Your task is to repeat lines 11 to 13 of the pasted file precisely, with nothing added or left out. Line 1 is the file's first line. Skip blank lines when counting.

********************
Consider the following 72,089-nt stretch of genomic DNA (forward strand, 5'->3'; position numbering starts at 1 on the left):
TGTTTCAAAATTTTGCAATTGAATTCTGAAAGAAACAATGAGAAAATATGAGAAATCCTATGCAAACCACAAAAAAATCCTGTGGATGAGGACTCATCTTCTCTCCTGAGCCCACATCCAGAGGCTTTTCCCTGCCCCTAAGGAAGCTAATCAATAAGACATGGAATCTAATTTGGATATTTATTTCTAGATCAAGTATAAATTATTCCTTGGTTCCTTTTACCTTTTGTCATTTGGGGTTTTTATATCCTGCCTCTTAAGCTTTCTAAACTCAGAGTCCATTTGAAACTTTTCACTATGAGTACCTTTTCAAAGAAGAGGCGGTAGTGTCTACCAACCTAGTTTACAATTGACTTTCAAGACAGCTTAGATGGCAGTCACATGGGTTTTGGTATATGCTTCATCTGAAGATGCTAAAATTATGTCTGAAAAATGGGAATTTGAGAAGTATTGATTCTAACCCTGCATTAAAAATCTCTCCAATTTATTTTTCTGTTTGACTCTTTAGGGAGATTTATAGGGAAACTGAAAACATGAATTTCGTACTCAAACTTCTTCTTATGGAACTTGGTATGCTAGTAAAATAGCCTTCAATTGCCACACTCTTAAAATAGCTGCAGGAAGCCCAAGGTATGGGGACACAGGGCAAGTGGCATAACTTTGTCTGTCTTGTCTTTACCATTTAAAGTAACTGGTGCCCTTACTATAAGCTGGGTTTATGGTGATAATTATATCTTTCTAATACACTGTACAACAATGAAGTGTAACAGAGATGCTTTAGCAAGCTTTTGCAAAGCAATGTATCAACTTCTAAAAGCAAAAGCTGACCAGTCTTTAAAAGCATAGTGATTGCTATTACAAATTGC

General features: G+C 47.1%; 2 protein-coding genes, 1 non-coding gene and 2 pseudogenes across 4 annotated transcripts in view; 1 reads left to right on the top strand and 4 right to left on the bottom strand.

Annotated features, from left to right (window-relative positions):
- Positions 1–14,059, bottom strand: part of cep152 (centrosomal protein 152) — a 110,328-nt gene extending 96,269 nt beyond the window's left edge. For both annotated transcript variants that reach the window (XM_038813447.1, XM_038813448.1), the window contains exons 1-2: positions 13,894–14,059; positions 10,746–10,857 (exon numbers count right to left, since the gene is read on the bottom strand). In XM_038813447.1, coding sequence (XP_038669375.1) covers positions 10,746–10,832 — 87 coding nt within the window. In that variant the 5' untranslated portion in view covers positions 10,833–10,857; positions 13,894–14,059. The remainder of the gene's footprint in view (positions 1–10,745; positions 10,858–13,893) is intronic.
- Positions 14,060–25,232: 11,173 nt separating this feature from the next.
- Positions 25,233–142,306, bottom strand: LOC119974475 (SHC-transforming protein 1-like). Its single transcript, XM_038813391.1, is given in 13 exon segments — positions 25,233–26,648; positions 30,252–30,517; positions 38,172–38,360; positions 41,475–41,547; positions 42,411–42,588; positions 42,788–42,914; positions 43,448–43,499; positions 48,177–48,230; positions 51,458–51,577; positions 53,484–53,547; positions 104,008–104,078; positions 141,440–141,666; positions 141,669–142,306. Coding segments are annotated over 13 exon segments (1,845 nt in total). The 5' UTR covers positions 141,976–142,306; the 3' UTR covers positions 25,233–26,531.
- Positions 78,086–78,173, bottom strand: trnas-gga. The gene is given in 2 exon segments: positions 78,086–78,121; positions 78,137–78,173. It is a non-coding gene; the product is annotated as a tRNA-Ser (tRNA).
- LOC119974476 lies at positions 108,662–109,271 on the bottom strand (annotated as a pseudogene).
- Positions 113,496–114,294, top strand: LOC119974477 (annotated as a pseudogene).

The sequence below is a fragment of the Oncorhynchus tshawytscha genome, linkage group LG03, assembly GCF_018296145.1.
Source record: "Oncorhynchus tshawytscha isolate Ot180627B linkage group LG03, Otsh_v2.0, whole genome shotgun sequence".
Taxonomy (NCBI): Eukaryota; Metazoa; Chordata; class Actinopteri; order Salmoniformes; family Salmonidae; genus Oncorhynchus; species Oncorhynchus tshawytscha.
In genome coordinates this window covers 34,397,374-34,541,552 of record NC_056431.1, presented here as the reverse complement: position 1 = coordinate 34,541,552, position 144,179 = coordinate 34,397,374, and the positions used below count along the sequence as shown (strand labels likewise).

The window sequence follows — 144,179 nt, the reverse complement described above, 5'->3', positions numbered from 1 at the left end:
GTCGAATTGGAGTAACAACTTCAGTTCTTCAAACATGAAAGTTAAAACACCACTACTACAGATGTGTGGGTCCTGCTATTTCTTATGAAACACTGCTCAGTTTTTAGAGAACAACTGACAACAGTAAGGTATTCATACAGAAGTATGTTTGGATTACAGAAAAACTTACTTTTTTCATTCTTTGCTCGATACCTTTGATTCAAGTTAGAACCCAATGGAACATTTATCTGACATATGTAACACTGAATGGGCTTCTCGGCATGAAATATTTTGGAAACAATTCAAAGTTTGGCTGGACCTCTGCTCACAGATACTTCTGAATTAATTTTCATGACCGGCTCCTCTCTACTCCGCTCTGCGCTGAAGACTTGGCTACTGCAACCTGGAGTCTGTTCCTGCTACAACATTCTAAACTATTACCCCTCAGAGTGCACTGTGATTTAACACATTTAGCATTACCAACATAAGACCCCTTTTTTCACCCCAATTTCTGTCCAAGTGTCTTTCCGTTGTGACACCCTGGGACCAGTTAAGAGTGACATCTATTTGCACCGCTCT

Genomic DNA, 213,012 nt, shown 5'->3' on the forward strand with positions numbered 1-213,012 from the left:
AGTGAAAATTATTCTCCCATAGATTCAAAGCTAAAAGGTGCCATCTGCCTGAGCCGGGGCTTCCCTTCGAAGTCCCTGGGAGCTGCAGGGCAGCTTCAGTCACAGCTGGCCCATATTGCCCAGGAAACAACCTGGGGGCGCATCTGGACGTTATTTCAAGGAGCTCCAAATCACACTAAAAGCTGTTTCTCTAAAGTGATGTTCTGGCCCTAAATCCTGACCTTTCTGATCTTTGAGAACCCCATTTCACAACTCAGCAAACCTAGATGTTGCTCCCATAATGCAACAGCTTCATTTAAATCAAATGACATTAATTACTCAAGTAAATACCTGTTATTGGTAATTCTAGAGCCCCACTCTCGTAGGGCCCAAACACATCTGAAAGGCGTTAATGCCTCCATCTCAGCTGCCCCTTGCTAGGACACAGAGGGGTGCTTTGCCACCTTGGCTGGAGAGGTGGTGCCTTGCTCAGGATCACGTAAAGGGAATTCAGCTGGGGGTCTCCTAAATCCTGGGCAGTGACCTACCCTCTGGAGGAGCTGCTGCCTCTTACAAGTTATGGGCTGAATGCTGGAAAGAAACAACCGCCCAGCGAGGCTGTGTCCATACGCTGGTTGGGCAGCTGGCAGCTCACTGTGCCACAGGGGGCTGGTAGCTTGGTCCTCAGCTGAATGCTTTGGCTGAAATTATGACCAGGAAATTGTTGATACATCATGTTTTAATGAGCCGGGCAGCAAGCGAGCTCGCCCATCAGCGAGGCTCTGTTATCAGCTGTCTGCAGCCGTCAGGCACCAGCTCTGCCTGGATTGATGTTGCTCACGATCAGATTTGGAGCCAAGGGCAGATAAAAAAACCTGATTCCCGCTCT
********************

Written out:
The sequence below is a fragment of the Oncorhynchus tshawytscha genome, linkage group LG03, assembly GCF_018296145.1.
Source record: "Oncorhynchus tshawytscha isolate Ot180627B linkage group LG03, Otsh_v2.0, whole genome shotgun sequence".
Taxonomy (NCBI): Eukaryota; Metazoa; Chordata; class Actinopteri; order Salmoniformes; family Salmonidae; genus Oncorhynchus; species Oncorhynchus tshawytscha.